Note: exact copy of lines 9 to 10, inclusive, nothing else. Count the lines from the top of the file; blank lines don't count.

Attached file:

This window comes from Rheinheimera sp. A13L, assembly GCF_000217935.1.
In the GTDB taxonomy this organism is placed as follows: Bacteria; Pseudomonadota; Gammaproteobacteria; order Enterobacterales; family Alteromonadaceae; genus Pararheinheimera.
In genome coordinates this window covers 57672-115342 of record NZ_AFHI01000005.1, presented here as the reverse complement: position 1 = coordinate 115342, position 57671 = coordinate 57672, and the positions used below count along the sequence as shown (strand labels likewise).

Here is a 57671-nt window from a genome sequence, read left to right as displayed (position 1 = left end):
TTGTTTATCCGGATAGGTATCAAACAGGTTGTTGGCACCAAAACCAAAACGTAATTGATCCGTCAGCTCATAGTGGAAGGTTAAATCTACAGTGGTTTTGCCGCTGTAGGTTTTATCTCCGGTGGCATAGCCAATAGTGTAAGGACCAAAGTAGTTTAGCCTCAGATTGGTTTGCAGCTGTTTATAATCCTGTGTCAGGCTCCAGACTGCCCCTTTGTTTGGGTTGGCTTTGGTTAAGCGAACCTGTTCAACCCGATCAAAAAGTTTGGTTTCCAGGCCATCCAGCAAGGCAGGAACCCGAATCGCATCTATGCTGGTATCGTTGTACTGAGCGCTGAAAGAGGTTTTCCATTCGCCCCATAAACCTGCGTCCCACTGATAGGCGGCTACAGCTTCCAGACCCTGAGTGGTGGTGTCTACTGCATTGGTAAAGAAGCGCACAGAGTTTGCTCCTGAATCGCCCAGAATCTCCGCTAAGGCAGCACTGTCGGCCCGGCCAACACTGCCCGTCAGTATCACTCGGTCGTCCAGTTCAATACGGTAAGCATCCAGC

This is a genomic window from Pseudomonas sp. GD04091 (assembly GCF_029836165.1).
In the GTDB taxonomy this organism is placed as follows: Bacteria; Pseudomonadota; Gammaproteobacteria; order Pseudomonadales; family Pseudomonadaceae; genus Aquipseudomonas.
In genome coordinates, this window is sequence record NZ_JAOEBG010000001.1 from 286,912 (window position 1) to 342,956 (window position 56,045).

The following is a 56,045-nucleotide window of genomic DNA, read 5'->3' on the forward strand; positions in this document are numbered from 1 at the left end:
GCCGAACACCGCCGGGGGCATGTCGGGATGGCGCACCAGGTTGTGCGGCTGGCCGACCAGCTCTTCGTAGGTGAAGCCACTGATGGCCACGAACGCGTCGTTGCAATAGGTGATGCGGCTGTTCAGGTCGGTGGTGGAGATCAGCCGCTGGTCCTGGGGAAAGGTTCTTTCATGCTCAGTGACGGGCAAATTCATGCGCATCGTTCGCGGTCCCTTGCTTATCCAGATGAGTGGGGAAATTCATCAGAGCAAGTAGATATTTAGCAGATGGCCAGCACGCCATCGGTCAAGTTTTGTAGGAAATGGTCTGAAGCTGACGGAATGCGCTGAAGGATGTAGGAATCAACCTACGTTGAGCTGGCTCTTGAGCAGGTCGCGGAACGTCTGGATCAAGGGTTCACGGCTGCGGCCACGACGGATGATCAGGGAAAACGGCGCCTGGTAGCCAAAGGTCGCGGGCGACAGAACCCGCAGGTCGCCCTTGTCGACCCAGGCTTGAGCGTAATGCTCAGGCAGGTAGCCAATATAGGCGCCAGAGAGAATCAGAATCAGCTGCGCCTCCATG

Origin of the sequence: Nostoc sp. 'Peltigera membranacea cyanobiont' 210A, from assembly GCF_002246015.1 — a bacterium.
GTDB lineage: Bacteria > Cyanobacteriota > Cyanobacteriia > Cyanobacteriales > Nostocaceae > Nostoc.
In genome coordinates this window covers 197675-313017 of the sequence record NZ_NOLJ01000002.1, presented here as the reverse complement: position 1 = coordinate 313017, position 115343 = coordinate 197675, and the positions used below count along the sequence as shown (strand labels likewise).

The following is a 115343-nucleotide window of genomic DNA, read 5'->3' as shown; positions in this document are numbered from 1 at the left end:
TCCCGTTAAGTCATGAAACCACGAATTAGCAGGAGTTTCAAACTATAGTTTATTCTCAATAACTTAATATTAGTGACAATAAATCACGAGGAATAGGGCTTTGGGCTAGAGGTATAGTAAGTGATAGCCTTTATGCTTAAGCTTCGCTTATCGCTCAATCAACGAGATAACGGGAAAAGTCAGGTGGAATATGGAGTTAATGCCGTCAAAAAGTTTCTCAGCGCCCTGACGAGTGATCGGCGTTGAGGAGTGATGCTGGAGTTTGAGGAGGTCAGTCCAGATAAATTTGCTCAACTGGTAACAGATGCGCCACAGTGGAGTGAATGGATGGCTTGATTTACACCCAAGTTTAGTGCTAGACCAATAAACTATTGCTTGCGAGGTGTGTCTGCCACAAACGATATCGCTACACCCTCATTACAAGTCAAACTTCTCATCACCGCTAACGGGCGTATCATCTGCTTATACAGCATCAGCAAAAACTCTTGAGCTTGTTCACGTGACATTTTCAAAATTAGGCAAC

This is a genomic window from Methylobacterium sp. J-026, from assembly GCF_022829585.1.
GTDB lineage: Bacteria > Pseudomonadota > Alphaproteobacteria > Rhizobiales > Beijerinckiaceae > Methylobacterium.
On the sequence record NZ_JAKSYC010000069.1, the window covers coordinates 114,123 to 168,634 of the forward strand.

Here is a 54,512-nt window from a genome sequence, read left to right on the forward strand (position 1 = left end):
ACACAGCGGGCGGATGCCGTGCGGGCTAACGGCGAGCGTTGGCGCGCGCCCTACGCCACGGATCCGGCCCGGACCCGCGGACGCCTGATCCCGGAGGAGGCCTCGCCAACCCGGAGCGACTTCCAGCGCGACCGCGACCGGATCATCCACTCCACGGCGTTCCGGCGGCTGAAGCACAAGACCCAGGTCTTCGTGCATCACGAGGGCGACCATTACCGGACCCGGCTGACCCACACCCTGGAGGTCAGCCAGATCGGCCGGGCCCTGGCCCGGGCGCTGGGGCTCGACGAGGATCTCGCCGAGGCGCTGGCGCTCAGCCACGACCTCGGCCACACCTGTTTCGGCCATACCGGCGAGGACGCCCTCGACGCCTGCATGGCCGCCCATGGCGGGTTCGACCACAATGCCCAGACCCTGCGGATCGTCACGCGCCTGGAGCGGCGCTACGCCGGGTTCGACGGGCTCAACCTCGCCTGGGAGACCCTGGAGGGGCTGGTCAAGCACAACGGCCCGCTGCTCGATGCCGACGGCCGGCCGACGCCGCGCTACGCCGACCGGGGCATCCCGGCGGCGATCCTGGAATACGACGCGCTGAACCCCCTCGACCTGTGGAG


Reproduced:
The following is a 56,045-nucleotide window of genomic DNA, read 5'->3' on the forward strand; positions in this document are numbered from 1 at the left end:
GCCGAACACCGCCGGGGGCATGTCGGGATGGCGCACCAGGTTGTGCGGCTGGCCGACCAGCTCTTCGTAGGTGAAGCCACTGATGGCCACGAACGCGTCGTTGCAATAGGTGATGCGGCTGTTCAGGTCGGTGGTGGAGATCAGCCGCTGGTCCTGGGGAAAGGTTCTTTCATGCTCAGTGACGGGCAAATTCATGCGCATCGTTCGCGGTCCCTTGCTTATCCAGATGAGTGGGGAAATTCATCAGAGCAAGTAGATATTTAGCAGATGGCCAGCACGCCATCGGTCAAGTTTTGTAGGAAATGGTCTGAAGCTGACGGAATGCGCTGAAGGATGTAGGAATCAACCTACGTTGAGCTGGCTCTTGAGCAGGTCGCGGAACGTCTGGATCAAGGGTTCACGGCTGCGGCCACGACGGATGATCAGGGAAAACGGCGCCTGGTAGCCAAAGGTCGCGGGCGACAGAACCCGCAGGTCGCCCTTGTCGACCCAGGCTTGAGCGTAATGCTCAGGCAGGTAGCCAATATAGGCGCCAGAGAGAATCAGAATCAGCTGCGCCTCCATG